|This photo released by Eastern Mindanao Command on September 22, 2015 shows Canadian tourists John Ridsdel, who was kidnapped by gunmen on September 21 on Samal island|
Islamic militants in the Philippines have executed a Canadian hostage, Canadian Prime Minister Justin Trudeau announced Monday, after the Filipino authorities said they had found the head of a foreign man on a remote island.
"I'm outraged by the news that a Canadian citizen, John Ridsdel, held hostage in the Philippines since September 21, 2015, has been killed at the hands of his captors," Trudeau said.
"This was an act of cold-blooded murder and responsibility rests with the terrorist group who took him hostage."
Ridsdel, fellow Canadian tourist Robert Hall, Hall's girlfriend Filipina Marites Flor, and Norwegian resort manager Kjartan Sekkingstad were kidnapped seven months ago from yachts at a marina near the major city of Davao, more than 500 kilometers (300 miles) from Jolo.
Six weeks after the abduction, gunmen from the Abu Sayyaf militant group released a video on social media of their hostages held in a jungle setting, demanding the equivalent of $21 million each for the safe release of the three foreigners.
The men were forced to beg for their lives on camera, and similar videos posted over several months showed the hostages looking increasingly frail.
In the most recent video, Ridsdel, a retiree in his late 60s, said his captors would kill him on April 25 if a ransom of $6.4 million were not paid.
Hours after the deadline passed, police in the Philippines said two people on a motorbike dropped the head near city hall on Jolo, a mostly lawless island around 1,000 kilometers south of Manila that is one of the Abu Sayyaf group's main strongholds.
"We found a head in a plastic bag," provincial police chief Wilfredo Cayat told AFP.
He said the head belonged to a white man, but emphasized it was impossible to immediately identify. The local police chief issued a report to journalists with similar details.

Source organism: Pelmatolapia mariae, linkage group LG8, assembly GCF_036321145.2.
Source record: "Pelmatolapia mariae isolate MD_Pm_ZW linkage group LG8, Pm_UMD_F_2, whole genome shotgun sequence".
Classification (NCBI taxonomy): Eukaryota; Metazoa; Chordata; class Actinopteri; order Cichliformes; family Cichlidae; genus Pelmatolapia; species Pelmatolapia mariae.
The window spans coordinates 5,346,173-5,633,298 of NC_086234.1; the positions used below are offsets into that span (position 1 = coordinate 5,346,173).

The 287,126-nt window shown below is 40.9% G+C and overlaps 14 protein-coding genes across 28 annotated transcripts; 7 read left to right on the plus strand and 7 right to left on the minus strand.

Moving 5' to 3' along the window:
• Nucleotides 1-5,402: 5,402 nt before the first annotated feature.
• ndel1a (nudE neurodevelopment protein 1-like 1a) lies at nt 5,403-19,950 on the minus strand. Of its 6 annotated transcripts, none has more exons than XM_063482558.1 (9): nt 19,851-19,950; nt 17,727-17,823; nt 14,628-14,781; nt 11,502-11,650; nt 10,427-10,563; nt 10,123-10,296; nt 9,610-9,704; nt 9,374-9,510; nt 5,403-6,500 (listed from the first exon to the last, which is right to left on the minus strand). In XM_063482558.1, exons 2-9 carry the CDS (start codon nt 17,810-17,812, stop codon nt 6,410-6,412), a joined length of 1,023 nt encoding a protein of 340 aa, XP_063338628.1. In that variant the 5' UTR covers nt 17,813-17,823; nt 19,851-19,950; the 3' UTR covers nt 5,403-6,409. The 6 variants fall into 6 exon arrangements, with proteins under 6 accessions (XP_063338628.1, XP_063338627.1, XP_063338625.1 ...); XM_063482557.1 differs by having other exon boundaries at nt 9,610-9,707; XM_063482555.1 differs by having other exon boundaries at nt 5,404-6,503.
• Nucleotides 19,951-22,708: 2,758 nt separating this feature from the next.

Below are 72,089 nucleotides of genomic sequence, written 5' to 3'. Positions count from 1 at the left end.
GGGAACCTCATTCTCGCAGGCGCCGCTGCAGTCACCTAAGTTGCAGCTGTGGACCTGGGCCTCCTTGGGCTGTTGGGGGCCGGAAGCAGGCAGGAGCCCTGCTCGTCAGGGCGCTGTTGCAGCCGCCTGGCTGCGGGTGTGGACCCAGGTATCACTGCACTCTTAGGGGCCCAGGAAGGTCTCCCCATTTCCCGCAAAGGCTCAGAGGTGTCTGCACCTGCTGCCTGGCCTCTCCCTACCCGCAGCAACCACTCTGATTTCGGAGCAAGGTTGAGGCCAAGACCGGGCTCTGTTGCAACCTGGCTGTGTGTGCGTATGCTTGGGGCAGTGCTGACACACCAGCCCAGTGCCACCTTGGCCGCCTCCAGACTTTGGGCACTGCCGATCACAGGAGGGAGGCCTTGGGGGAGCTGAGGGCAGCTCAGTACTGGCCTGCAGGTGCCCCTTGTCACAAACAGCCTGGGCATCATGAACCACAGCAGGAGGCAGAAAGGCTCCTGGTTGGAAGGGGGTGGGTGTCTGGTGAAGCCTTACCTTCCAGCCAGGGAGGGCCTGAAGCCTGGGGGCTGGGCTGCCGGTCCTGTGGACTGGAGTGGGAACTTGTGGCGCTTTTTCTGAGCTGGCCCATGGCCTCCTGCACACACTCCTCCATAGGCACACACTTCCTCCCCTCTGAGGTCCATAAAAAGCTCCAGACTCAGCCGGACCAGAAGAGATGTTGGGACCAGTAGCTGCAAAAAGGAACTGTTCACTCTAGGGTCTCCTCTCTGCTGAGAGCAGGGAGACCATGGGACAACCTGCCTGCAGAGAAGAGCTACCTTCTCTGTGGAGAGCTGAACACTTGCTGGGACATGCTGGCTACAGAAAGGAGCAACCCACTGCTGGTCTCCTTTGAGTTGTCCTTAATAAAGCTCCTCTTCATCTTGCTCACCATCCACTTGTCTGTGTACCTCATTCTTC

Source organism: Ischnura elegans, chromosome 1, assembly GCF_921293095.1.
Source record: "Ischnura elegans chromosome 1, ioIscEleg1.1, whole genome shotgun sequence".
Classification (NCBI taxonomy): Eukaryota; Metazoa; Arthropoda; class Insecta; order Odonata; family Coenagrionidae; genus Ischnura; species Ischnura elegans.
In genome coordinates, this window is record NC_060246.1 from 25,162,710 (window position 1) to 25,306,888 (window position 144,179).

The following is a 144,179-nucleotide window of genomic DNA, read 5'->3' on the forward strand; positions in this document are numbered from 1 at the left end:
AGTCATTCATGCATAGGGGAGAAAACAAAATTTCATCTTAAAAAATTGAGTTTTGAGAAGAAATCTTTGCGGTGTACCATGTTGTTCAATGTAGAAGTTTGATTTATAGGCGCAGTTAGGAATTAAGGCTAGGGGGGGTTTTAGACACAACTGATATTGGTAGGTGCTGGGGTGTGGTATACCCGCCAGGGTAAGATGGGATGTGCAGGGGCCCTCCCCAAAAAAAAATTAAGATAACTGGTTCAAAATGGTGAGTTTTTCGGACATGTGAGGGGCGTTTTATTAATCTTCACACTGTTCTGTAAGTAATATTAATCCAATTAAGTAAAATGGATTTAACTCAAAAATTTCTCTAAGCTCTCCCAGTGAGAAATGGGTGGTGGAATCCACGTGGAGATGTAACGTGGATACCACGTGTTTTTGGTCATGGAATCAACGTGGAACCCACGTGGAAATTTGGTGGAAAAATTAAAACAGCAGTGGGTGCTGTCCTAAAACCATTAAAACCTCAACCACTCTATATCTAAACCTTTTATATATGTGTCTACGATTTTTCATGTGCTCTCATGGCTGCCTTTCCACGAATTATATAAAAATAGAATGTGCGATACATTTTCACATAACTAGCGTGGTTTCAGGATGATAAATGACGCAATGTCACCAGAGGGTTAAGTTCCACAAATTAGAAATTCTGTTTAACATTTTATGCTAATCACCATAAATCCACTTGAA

Trudeau said Canada was working with the Philippines to pursue and prosecute Ridsdel's killers, and that efforts were underway to obtain the release of the other hostages.
Canadian opposition parties also expressed outrage over the killing.
Ridsdel was a friend of Bob Rae, who preceded Trudeau as leader of Canada's Liberal party. The former journalist, oil executive and sailing enthusiast had moved to the Philippines to manage a gold mine prior to retiring.
- 'New Somalia' -
The Abu Sayyaf is also believed to be holding a Dutch bird-watcher kidnapped in 2012, and has been blamed for abducting 18 Indonesian and Malaysian sailors from tugboats near the southern Philippines over the past month.
The Abu Sayyaf is a small group of Islamic militants listed by the United States as a terrorist organization that operates from Jolo and nearby islands.
It is a radical offshoot of a Muslim separatist insurgency in the south of the mainly Catholic Philippines that has claimed more than 100,000 lives since the 1970s.
It is blamed for the nation's worst terror attacks, including the bombing of a ferry in Manila Bay in 2004 that killed more than 100 people, as well as the kidnappings of dozens of foreigners in the southern Philippines and across to Malaysian Borneo.
The Abu Sayyaf's leaders have recently declared allegiance to the Islamic State group causing carnage in the Middle East and have carried out deadly attacks in Europe.
However, analysts say the Abu Sayyaf is mainly focused on lucrative kidnappings for ransom, rather than waging an ideological war or creating a violent Islamic caliphate.
The United States deployed special forces advisers to provide training and intelligence to Filipino troops from 2002 to 2014, which led to the killing or arrest of many Abu Sayyaf leaders.
After the US forces pulled out, however, the Abu Sayyaf launched a series of increasingly bold kidnapping raids, as well as deadly battles with Filipino troops that show it remains a major threat in the south.
The recent kidnapping spree prompted Indonesian Security Minister Luhut Panjaitan to warn the region was in danger of becoming a "new Somalia," referring to pirates operating from the African country who have bedevilled international shipping in nearby waters.